Did Christ become the Son of God when He was born?

It is being taught in some quarters that our Lord was “God the Son in eternity,” and became the “Son of God in incarnation.”

Is this distinction scriptural?

I do not know where the phrase, “God the Son,” occurs in Scripture, though no serious objection need be raised to it. As a Trinitarian Person He was God the Son, but THEN, too, He was in the relation of Son to the Father, and was therefore Son of God. There are those who deny the Eternal Sonship of Christ, which is a very serious error, but clearly the teacher referred to here admits this important truth.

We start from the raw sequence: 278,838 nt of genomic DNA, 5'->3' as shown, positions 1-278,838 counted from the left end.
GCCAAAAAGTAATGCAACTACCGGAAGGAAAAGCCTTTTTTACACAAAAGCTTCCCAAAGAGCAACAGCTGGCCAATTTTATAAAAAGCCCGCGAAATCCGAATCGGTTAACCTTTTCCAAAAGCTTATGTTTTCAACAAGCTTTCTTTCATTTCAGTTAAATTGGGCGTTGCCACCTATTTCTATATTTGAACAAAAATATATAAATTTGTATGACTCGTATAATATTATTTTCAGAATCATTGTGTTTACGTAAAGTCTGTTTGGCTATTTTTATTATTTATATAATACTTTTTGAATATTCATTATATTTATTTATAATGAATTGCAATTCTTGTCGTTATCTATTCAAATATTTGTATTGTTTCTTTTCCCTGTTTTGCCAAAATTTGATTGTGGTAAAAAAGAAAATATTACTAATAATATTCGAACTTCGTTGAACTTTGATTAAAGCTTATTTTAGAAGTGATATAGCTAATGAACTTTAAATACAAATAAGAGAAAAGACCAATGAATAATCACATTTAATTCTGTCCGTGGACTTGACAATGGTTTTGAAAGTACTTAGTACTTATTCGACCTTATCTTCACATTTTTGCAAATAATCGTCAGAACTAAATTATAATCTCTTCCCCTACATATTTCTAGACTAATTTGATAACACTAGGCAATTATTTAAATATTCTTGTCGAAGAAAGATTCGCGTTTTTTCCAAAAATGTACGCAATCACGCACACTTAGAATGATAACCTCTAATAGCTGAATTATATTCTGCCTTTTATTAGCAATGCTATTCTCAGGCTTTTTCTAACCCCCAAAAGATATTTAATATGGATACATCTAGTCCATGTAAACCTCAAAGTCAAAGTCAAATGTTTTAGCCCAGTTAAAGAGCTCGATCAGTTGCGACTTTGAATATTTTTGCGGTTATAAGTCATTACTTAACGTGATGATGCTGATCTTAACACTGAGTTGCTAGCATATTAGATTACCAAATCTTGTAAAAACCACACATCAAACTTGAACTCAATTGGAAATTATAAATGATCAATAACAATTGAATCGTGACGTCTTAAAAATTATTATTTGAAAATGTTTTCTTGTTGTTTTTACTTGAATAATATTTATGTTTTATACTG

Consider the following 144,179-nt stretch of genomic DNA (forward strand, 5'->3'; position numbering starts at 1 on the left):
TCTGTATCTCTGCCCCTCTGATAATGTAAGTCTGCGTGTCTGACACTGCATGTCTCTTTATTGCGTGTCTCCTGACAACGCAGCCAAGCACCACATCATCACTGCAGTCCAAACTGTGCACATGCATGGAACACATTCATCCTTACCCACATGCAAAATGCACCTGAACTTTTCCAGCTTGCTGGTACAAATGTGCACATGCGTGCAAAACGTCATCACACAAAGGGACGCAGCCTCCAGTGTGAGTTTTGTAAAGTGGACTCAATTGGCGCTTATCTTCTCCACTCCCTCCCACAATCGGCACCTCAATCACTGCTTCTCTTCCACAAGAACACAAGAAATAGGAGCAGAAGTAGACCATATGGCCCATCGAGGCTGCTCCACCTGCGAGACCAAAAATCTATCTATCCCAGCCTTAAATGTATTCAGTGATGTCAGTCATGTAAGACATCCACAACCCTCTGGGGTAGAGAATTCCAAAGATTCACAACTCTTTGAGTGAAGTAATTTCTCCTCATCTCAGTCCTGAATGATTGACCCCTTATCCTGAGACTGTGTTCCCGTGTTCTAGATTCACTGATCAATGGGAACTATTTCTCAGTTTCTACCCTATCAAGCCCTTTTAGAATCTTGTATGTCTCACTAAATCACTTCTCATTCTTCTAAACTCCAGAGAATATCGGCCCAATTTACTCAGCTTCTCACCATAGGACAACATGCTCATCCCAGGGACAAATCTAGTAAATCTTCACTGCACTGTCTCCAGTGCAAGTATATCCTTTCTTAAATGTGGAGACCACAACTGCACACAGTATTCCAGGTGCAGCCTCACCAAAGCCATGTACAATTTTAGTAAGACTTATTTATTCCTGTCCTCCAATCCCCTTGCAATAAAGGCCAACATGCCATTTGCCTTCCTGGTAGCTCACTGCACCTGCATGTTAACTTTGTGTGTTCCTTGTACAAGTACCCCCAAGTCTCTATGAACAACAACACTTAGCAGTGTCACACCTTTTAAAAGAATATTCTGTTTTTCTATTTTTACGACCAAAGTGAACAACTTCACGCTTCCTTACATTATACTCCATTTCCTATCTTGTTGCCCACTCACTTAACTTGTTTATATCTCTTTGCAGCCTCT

But I believe it is unscriptural to limit the expression “Son of God” to incarnation. To the Son He saith, “Thy throne, 0 God, is for ever and ever,” and to the Son also, “Thou, Lord, in the beginning hast laid the foundation of the earth” (Hebrews 1:8-10)—uttered to the Lord centuries before His incarnation. I doubt if the Sonship of Christ is ever made to depend on His incarnation. He was CALLED the Son of God’ in incarnation, because He was the Son of God before incarnation (Luke 1:35), just as the “Son given” is called “Wonderful, Counsellor, the Mighty God,” because He was all this before being “the child, born” of the virgin (Isaiah 9:6). The above teacher has been referred to as to the phrase this question is based on, and he replies that what he intended to be printed was, “Christ was God the Son in eternity, and became the Son of God as Man,” which seems only to mean that personally He was unchanged, but now as Son of God He entered into Manhood and became changed in condition.